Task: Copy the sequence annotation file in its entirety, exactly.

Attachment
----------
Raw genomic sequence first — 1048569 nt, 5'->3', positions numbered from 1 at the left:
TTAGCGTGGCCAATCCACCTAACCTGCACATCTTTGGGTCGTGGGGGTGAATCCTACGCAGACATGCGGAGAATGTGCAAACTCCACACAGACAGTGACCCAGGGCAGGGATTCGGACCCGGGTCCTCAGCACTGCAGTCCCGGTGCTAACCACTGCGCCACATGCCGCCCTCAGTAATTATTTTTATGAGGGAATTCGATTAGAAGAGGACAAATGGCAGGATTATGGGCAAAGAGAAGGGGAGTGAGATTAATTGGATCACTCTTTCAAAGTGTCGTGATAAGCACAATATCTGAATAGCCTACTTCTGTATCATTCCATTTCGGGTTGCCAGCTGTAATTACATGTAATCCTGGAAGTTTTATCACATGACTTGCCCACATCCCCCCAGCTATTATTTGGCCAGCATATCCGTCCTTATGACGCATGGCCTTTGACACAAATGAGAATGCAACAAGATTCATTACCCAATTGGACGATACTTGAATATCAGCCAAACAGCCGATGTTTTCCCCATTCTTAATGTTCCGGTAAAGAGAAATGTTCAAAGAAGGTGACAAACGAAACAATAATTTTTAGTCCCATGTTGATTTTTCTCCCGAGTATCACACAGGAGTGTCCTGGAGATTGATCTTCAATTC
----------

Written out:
Raw genomic sequence first — 1048569 nt, 5'->3', positions numbered from 1 at the left:
TTAGCGTGGCCAATCCACCTAACCTGCACATCTTTGGGTCGTGGGGGTGAATCCTACGCAGACATGCGGAGAATGTGCAAACTCCACACAGACAGTGACCCAGGGCAGGGATTCGGACCCGGGTCCTCAGCACTGCAGTCCCGGTGCTAACCACTGCGCCACATGCCGCCCTCAGTAATTATTTTTATGAGGGAATTCGATTAGAAGAGGACAAATGGCAGGATTATGGGCAAAGAGAAGGGGAGTGAGATTAATTGGATCACTCTTTCAAAGTGTCGTGATAAGCACAATATCTGAATAGCCTACTTCTGTATCATTCCATTTCGGGTTGCCAGCTGTAATTACATGTAATCCTGGAAGTTTTATCACATGACTTGCCCACATCCCCCCAGCTATTATTTGGCCAGCATATCCGTCCTTATGACGCATGGCCTTTGACACAAATGAGAATGCAACAAGATTCATTACCCAATTGGACGATACTTGAATATCAGCCAAACAGCCGATGTTTTCCCCATTCTTAATGTTCCGGTAAAGAGAAATGTTCAAAGAAGGTGACAAACGAAACAATAATTTTTAGTCCCATGTTGATTTTTCTCCCGAGTATCACACAGGAGTGTCCTGGAGATTGATCTTCAATTC